My husband’s aunt hasn’t smoked (that I’m aware of) for at least a year. I think it’s been longer but I don’t see her often so I’m not sure. If you ask her if she quit or when she quit, she will scoff at you and tell you she didn’t quit. She simply isn’t smoking that day. If you polled a group of people, my guess is most of them would agree what she’s done would count as quitting…I would. So while we might agree on our end she’s quit smoking, there is this amazing sense of freedom and non-judgement in saying she just isn’t doing it that day.
As I enter into our clean eating lifestyle, I am looking to do the same. It has been a challenge to define what that means for me and for my hubby. It’s personal for sure. We’ve arrive at a space where he has a few things that he feels are important but outside of those, he’s not super invested in how we define it and we’ll simply take it day by day and make adjustments as necessary.
When I think of no longer drinking soda…well, I’ve done that twice before. Once for an entire year and then went back to it. I know it isn’t good for me but I don’t want to feel like I “failed” again. Looking at it from the perspective of “today I am not drinking soda” rather than “I’ve given up soda” feels good. It never ceases to amaze me how a simple shift in perspective can be so powerful.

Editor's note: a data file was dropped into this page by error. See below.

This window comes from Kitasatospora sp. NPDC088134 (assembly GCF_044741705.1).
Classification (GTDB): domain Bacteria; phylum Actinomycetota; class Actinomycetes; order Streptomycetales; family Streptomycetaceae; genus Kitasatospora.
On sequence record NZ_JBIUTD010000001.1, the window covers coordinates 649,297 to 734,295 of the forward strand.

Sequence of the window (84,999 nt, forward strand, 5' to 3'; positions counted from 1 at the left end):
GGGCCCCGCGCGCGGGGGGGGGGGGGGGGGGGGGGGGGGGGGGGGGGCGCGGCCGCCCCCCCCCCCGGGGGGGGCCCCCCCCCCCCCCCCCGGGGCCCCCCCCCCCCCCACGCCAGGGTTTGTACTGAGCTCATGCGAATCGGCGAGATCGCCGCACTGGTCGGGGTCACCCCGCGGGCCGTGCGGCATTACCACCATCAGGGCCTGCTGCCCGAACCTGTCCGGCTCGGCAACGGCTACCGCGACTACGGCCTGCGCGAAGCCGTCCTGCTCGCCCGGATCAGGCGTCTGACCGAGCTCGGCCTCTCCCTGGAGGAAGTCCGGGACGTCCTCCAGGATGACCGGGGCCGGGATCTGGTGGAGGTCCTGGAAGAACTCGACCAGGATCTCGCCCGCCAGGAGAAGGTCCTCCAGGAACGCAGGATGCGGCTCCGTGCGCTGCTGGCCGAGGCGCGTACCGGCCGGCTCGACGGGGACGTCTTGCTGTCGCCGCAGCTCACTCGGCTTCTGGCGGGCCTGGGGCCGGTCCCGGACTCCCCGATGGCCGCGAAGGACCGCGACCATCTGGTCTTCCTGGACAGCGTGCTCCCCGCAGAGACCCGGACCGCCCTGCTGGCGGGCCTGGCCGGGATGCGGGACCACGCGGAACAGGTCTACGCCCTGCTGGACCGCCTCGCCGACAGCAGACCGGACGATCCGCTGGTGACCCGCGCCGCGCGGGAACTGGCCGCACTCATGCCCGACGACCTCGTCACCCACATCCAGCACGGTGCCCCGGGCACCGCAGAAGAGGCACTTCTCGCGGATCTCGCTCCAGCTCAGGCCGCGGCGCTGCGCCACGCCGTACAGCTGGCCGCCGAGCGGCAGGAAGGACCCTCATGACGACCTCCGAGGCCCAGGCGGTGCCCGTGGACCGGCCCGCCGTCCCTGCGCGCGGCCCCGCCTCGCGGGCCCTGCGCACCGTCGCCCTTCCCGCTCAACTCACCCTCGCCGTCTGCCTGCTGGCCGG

The hubby is doing this because he’d like to lose a little weight and because he feels it’s better for us. I would like to do this because I’d like to feel energized and alive after I eat…like I’ve just fueled my body rather than sleepy and full and bloated and gross. Sometimes things taste soooo good and then the after-effect is just awful – I want to avoid that feeling. A little weight loss would sure be a bonus but I know that comes from other spaces for me…spaces I can spend more time in when I feel better…feel fueled…feel nurtured.
What about you? What do you think of this shift in perspective? How might you use it in your own life?